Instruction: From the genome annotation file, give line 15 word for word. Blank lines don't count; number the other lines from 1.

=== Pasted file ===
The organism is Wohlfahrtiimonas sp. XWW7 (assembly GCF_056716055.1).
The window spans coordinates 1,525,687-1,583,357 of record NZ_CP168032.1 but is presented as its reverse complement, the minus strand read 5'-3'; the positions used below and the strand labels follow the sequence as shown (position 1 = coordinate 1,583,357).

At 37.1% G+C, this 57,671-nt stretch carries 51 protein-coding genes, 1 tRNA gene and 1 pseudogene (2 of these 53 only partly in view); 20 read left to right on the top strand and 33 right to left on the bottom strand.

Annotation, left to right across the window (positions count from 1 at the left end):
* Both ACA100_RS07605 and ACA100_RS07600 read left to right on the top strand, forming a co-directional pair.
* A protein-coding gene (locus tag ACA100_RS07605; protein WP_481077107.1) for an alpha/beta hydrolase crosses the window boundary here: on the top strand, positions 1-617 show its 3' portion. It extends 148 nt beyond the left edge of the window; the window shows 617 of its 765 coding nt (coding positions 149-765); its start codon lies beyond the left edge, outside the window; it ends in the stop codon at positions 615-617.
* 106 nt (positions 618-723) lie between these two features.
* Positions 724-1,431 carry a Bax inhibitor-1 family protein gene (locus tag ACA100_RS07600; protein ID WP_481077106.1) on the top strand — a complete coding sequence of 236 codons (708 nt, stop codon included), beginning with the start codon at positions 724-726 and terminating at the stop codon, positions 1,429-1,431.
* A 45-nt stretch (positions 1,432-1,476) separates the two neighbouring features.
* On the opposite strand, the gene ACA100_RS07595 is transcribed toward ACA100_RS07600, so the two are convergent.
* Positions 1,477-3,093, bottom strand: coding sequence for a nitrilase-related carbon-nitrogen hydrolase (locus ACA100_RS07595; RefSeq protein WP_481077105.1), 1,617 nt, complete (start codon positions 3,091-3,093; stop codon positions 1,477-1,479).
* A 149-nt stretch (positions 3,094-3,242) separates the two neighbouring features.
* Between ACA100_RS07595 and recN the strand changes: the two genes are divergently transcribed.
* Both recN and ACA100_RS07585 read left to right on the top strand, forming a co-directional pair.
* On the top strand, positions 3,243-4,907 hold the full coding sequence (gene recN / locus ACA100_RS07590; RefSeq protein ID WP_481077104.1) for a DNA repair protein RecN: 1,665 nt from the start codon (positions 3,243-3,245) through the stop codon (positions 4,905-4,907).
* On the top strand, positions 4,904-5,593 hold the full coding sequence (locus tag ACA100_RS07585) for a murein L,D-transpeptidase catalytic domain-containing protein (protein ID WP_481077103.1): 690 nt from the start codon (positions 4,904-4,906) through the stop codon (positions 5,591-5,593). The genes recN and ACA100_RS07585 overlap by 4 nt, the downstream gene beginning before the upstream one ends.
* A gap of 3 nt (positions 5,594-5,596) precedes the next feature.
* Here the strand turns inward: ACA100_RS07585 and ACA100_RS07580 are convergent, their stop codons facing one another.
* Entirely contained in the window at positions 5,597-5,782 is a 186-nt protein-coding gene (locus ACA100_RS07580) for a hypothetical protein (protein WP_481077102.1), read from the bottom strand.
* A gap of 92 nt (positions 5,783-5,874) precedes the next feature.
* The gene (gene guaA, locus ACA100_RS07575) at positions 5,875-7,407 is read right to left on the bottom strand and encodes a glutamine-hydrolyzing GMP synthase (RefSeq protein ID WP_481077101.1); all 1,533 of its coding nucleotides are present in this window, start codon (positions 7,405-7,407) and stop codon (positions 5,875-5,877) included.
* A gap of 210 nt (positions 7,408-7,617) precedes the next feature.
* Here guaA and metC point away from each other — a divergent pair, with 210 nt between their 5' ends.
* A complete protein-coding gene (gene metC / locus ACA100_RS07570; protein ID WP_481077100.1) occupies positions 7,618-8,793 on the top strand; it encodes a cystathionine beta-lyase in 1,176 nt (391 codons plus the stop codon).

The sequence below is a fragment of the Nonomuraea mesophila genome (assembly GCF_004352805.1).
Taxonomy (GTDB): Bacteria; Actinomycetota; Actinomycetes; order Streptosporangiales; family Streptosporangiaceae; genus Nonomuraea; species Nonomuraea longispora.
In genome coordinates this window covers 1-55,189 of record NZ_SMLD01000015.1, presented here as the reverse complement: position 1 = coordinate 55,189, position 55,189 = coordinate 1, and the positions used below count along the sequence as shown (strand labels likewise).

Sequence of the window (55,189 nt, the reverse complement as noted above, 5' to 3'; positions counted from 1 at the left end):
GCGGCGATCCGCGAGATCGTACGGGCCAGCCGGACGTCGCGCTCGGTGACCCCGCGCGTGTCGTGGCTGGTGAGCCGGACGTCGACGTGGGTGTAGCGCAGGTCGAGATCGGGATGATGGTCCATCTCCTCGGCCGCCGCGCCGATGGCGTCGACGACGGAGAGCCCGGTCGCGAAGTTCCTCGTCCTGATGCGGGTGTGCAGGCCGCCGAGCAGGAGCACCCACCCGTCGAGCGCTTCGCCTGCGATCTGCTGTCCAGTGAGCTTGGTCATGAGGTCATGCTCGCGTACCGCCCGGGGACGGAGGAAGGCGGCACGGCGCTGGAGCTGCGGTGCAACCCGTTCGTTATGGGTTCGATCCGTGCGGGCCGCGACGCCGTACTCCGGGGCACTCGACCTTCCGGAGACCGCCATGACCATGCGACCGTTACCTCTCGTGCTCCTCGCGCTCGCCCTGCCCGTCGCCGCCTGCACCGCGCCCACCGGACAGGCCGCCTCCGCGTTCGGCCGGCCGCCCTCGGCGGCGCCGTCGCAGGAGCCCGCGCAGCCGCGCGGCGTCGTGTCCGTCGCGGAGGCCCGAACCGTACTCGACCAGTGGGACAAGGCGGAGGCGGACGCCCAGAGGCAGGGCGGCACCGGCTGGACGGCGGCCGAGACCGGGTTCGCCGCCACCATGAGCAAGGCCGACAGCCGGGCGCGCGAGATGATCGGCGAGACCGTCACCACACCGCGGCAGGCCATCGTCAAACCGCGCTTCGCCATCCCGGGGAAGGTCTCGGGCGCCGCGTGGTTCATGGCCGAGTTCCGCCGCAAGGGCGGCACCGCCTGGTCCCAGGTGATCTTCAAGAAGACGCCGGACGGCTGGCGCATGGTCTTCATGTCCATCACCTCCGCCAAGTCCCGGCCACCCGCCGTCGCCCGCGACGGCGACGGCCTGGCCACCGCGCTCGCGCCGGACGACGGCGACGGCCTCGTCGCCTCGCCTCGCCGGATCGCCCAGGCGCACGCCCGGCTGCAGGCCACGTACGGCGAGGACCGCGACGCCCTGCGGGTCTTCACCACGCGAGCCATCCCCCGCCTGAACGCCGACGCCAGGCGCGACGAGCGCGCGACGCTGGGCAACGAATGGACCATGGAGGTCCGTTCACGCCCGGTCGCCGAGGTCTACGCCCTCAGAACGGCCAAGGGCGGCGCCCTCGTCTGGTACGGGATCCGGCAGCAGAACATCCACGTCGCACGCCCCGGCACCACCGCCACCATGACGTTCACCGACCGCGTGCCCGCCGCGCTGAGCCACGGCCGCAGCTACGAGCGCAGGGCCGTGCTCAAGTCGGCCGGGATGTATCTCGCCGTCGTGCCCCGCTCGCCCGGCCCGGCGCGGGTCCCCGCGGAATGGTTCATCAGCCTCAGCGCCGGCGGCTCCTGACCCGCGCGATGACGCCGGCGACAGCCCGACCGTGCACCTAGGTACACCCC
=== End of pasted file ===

* On the top strand, positions 3,243-4,907 hold the full coding sequence (gene recN / locus ACA100_RS07590; RefSeq protein ID WP_481077104.1) for a DNA repair protein RecN: 1,665 nt from the start codon (positions 3,243-3,245) through the stop codon (positions 4,905-4,907).